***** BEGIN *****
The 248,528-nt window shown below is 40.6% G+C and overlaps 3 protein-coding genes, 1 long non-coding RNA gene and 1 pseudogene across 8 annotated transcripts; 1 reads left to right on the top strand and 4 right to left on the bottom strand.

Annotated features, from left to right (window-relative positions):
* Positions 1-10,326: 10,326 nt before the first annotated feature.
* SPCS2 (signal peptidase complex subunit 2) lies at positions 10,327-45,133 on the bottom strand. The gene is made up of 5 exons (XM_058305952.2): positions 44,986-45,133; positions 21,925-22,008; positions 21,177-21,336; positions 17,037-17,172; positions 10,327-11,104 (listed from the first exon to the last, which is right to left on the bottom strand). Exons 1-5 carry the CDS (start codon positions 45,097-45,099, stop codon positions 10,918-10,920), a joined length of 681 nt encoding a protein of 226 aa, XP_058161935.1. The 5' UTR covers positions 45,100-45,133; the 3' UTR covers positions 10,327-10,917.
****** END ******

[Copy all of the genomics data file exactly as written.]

The 248,528-nt window shown below is 40.6% G+C and overlaps 3 protein-coding genes, 1 long non-coding RNA gene and 1 pseudogene across 8 annotated transcripts; 1 reads left to right on the top strand and 4 right to left on the bottom strand.

Annotated features, from left to right (window-relative positions):
* Positions 1-10,326: 10,326 nt before the first annotated feature.
* SPCS2 (signal peptidase complex subunit 2) lies at positions 10,327-45,133 on the bottom strand. The gene is made up of 5 exons (XM_058305952.2): positions 44,986-45,133; positions 21,925-22,008; positions 21,177-21,336; positions 17,037-17,172; positions 10,327-11,104 (listed from the first exon to the last, which is right to left on the bottom strand). Exons 1-5 carry the CDS (start codon positions 45,097-45,099, stop codon positions 10,918-10,920), a joined length of 681 nt encoding a protein of 226 aa, XP_058161935.1. The 5' UTR covers positions 45,100-45,133; the 3' UTR covers positions 10,327-10,917.